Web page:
A mum, dad and their three kids from Tasmania, go on an epic adventure in Borneo for 3 weeks in December
“Hey man sing me a song
When we were everyone
We were more than just a slice of American pie.”
Slice by Five For Fighting is the pre-dawn alarm on my phone that signals 5.40am. One by one the kids voices join in as the chorus repeats over and over. We scrape ourselves up and apply repellent. Oscar says Nani needs to do her hair unless she’s going to school for crazy hair day.
The grey sky is spitting a little so we arm ourselves with jackets and umbrellas and I hope it clears up because the animals don’t like getting wet any more than we do. It eases momentarily and we watch a troupe of proboscis feeding although we don’t see the Dutchman. The mothers hungrily stuff their faces while the little ones who were supposed to be having breakfast were playing silly buggers, jumping and squealing loudly. Sounds like our home at breakfast time. The proboscis is easy to find in the morning. After bedding down their smell is musky, sweet and slightly smokey and reminds me of pizzle stain odor that wethers get on their bellies from pissing on their own wool.
The rain increases and sadly our trip is cut short. I’m pretty disappointed as we turn back pulling our jackets tightly over our heads as rain pelts our faces. I put an umbrella in front of Abbey and she shrinks towards it but doesn’t complain. I spot a Malaysian otter dart across a gravel boat ramp and dive into the water. A village woman in a simple sarong does laundry in the rain on a rough pontoon made by two large logs on which a small wooden shelter serves as their bath house.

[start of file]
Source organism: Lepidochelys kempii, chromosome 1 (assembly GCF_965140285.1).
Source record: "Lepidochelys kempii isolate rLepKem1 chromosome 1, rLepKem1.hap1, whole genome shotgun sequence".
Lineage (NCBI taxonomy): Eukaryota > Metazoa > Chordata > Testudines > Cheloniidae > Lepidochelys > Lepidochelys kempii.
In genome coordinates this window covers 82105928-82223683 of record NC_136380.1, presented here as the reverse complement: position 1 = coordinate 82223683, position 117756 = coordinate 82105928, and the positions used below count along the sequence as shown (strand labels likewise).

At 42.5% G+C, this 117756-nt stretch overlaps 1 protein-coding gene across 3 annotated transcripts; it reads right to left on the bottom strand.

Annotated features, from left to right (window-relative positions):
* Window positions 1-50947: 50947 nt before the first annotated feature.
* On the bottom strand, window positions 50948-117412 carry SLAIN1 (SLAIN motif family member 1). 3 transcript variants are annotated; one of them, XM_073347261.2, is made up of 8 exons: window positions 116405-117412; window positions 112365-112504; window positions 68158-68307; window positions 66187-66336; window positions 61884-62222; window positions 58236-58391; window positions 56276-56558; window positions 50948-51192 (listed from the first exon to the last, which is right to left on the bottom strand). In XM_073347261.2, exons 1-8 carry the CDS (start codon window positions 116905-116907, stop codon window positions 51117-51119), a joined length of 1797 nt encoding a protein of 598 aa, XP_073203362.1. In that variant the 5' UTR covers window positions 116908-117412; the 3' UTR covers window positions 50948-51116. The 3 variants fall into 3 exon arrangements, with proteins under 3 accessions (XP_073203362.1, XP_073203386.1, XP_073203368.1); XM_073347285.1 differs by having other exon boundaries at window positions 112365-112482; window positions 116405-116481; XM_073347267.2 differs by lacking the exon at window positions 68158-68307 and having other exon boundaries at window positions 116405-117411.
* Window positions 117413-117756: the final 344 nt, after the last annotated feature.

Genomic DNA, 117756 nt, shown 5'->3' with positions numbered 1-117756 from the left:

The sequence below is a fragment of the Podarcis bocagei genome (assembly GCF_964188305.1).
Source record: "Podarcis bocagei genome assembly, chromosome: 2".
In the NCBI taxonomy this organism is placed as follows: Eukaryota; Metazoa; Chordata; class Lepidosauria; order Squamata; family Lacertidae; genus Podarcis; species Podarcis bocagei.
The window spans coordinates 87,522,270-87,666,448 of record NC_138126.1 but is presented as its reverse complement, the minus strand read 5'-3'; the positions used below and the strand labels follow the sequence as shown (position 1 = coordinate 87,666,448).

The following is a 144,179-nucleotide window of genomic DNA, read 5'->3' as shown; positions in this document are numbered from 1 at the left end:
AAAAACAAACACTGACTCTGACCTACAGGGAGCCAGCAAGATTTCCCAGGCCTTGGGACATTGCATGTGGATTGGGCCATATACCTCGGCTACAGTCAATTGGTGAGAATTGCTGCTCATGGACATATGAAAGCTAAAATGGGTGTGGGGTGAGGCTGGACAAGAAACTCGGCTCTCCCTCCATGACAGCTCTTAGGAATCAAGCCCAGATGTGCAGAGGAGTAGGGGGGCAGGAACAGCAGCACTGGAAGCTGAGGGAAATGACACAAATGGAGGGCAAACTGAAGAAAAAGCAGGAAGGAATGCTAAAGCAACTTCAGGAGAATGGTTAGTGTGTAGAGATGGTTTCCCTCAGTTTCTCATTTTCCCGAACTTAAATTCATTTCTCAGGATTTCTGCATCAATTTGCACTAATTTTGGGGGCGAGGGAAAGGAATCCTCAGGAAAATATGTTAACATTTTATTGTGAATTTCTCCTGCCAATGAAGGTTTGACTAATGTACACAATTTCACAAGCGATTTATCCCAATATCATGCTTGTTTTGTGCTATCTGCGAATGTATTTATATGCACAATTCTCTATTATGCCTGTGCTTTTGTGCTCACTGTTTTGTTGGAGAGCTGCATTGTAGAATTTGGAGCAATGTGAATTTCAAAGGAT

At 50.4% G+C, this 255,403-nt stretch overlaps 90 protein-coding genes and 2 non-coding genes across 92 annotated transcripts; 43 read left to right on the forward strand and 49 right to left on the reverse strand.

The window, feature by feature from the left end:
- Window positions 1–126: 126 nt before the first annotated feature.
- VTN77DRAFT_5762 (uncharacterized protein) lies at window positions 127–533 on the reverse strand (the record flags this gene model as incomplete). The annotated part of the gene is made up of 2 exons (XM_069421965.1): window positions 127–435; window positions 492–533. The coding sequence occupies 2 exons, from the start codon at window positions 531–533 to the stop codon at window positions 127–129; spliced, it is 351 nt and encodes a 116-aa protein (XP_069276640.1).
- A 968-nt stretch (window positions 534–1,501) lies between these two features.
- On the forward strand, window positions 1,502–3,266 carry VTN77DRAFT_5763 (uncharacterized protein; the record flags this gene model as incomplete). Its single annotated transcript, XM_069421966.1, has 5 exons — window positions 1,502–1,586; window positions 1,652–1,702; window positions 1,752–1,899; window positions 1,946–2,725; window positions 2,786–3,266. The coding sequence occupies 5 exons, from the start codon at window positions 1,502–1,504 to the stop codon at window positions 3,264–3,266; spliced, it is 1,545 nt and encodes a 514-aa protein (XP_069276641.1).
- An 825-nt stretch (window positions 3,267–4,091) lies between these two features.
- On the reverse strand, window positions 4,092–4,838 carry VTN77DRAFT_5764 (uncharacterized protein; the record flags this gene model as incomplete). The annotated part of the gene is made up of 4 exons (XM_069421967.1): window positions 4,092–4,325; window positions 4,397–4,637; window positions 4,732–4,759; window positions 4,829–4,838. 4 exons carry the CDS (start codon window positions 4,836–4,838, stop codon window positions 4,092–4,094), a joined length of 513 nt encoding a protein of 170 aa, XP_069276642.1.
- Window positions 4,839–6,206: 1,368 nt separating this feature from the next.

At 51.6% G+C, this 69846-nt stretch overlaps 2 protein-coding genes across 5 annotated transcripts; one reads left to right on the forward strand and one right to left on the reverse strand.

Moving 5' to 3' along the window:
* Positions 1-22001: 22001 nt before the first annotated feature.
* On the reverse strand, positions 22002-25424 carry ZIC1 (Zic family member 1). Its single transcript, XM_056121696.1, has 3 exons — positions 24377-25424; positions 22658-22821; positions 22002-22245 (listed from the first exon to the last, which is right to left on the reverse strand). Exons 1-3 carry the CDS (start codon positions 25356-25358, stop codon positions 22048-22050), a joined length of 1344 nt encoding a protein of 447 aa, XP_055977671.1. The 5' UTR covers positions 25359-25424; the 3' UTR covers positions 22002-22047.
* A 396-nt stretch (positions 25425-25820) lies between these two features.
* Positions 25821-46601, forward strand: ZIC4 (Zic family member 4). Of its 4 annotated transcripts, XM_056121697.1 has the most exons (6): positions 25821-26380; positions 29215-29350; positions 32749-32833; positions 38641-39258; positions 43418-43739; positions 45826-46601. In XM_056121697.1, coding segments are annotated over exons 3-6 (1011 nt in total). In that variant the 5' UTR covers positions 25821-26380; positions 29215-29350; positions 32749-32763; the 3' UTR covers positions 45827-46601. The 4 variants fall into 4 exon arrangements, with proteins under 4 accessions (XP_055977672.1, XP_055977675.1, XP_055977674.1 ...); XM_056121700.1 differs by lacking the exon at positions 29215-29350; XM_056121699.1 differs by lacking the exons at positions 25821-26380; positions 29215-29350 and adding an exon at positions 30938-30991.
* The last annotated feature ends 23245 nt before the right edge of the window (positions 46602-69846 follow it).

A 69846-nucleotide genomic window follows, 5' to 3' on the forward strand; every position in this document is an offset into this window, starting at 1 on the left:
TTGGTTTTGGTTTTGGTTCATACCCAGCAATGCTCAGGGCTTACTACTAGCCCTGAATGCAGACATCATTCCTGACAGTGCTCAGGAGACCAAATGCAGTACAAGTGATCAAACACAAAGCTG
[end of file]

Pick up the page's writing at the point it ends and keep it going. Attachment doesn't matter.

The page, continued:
In the absence of seeing some of the wildlife I had longed for, I fall back on nostalgia and romance to console my disappointment by recalling times long gone where explorers like the Johnson’s traveled the length of the great Kinabatangan and I imagine the sights and the richness of wildlife they encountered. I’m drawn to this place I guess because of their stories, the fact that is still off the beaten track, and it’s a wild place with wild animals and I think there’s something in me that longs for wild things.
I guess there’s a danger of inflating our expectations of such places. I guess in some part I did have a bit of a mental checklist trying to tick off the animals. The guides would pull up at a group of macaques and I’d be thinking “Can we move on and find something else already?” After all it’s a wild place with wild animals that roam great areas not zoo animals on display (which I’m not a huge fan of).
After breakfast we sit in the cafe. I read them the story of the the spotted leopard and the biologist who “hunts” it with a camera, to study it’s secretive habits. It’s only spitting lightly. Oscar doesn’t want to go home he says because its “awesome” here but doesn’t elaborate and Lachie wants to live in a kampung because it is so peaceful. Nani counters and says Tasmania is peaceful too and wages are better than kampung wages. Is she defending Tassie? Can’t believe my ears. Abbey says she has loved it because she hasn’t seen many wild animals before.
It’s time to leave and we’re packed and waiting for Nani – she’s the official room checker. The driver turns to me and says “Prom?” rolling the “r”.
He repeats “Prom?” and I can see he’s searching for another way to ask but he’s unable to find an alternative. I say “Prawn?” unsure if he’s offering me prawns or what. I’m bewildered. He perseveres “Where prom?” ohhh “Australia” I say.